CHESTER Zoo have welcomed a rare giant anteater pup, only the third of its kind to be born at the zoo in its 92-year history.

The youngster, who is as yet unnamed, will cling to mum Bliss' fur, where it will stay camouflaged until it is around 10 months old.

Hidden cameras in the anteater’s den captured the birth showing the baby born safely onto the ground before climbing onto mum only a few moments later.

Currently measuring in at around 60cm, giant anteaters can grow up to 2.1m (7ft) in length.

Born to Bliss (13) and Oso (nine) on March 12, the pup is the result of an international conservation breeding programme working to protect endangered and at-risk species.

Giant anteaters are listed as vulnerable to extinction by the International Union for the Conservation of Nature (IUCN) on the IUCN Red List, with numbers continuing to decline in the wild.

Northwich Guardian: The endangered animal is only the third of its kind to be born at the zoo in its history.The endangered animal is only the third of its kind to be born at the zoo in its history. (Image: Chester Zoo)

David White, team manager in charge of caring for giant anteaters at the zoo, said: "Mum Bliss is so far doing an excellent job of looking after her new arrival and seeing the baby clinging on tightly to her back is a really special sight.

"Giant anteaters are truly fascinating animals. Despite their large size when fully grown, they feed mostly on tiny insects and can devour up to 30,000 ants or termites in a day. This diet of little invertebrates means they don’t have any teeth. Instead they use their sticky tongues to feed – these can reach two metres in length and can extend and withdraw at up to 150 times per minute.

"For the time being though, the baby is feeding from mum’s milk – crawling to her underbelly to suckle before climbing back around to rest on her back. The pup will take up this position for around 10 months as its matching fur helps keep it camouflaged, while also making mum look bigger and therefore more off-putting to would-be predators.

"With giant anteaters being vulnerable to extinction the birth is incredibly positive news for the species. It’s a boost to the safety net population being cared for in conservation zoos like ours, while we’re continuing to learn more about them and, at the same time, create more awareness of the majesty of the species."

Giant anteaters are threatened in their native Central and South America, where much of the grassland they depend on to survive has been destroyed, degraded or damaged by fire. In some areas of Brazil, where they once roamed freely, there are now none remaining.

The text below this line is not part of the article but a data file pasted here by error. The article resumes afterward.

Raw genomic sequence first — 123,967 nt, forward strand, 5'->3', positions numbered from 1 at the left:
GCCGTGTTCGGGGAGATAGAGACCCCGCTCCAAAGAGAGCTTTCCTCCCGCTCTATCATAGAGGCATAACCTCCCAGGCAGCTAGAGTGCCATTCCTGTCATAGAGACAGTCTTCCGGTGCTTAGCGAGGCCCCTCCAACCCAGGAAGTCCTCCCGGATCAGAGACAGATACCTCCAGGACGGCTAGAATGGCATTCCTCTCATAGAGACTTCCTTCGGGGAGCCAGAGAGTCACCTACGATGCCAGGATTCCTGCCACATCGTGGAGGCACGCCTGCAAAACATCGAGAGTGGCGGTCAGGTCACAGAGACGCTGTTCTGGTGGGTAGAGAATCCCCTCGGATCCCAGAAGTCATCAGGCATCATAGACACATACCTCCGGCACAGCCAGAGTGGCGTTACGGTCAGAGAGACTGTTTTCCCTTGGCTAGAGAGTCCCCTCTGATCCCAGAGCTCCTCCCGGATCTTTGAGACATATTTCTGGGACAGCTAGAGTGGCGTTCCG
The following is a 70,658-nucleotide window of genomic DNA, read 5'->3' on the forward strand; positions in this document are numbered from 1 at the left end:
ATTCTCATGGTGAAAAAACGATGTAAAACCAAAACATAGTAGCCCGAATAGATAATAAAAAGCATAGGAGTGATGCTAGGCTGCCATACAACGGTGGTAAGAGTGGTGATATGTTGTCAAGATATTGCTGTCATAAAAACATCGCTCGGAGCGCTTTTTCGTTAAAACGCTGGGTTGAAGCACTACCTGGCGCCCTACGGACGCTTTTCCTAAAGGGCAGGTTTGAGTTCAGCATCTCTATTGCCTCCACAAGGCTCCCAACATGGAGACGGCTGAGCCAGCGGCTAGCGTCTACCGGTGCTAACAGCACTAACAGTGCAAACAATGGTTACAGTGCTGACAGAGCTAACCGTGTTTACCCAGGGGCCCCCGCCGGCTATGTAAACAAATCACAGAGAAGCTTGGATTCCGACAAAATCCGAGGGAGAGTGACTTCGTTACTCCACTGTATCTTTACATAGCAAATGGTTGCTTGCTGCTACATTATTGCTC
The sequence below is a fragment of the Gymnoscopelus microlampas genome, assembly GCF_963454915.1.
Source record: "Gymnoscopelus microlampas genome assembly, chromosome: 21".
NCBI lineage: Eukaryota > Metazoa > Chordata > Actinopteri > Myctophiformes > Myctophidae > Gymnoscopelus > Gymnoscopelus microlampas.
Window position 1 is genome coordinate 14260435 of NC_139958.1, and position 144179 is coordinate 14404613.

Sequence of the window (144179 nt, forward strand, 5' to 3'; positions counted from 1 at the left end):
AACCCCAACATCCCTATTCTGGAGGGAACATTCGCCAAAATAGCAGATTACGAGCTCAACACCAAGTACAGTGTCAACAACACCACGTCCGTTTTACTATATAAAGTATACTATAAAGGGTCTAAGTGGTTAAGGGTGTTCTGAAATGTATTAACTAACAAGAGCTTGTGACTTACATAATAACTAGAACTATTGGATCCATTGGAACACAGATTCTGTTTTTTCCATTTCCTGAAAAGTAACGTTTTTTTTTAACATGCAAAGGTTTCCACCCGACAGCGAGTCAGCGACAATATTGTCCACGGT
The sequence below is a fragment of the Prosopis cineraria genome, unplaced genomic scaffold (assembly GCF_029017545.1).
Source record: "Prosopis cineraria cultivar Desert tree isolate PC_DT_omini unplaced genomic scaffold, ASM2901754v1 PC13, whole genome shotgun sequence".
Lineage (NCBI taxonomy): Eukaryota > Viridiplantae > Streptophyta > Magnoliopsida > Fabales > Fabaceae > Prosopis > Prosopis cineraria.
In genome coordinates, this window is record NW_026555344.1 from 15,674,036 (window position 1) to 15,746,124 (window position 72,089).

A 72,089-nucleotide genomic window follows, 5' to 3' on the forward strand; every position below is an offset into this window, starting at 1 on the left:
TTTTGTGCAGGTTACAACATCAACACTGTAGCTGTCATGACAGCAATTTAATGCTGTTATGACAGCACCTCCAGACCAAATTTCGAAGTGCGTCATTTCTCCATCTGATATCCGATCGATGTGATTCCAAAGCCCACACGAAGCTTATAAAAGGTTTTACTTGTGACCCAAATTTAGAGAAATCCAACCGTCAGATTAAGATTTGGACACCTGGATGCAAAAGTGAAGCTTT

Research supported by conservationists at the zoo now also points to road deaths as another major factor in the demise of populations.

Paul Bamford, the zoo’s field conservation manager for South and Central America, said: "Very few long-term studies of giant anteaters have ever been carried out by the global conservation community, meaning it’s challenging to implement effective conservation actions for these unique-looking animals. It’s not easy to protect a species without an in-depth understanding of what’s happening to them.

"However, we’re working with our partners in Brazil, the Wild Animal Conservation Institute (ICAS), to carry out vital research to redress this - by assessing the impact of road deaths on giant anteaters over thousands of miles of roads. Such high numbers of collisions with motorists have been recorded that it’s now believed to be one of the main threats to the species after habitat loss.

"GPS collars fitted to giant anteaters are giving us an insight on when and how they cross roads so that hotspots can be identified and strategies can be put in place to help reduce the high numbers of anteaters falling victim to collisions. Camera trap imagery is also helping to provide us with accurate data on population sizes living close to roads.

"Working together with motorists to understand perceptions and attitudes towards the species is also critical for developing effective protection measures, such as tailored road signs, to minimize collisions and the associated risks to both people and anteaters.

"This field work, coupled with our care and conservation breeding of giant anteaters at the zoo, is critical to understanding more about this wonderful animal and protecting future generations."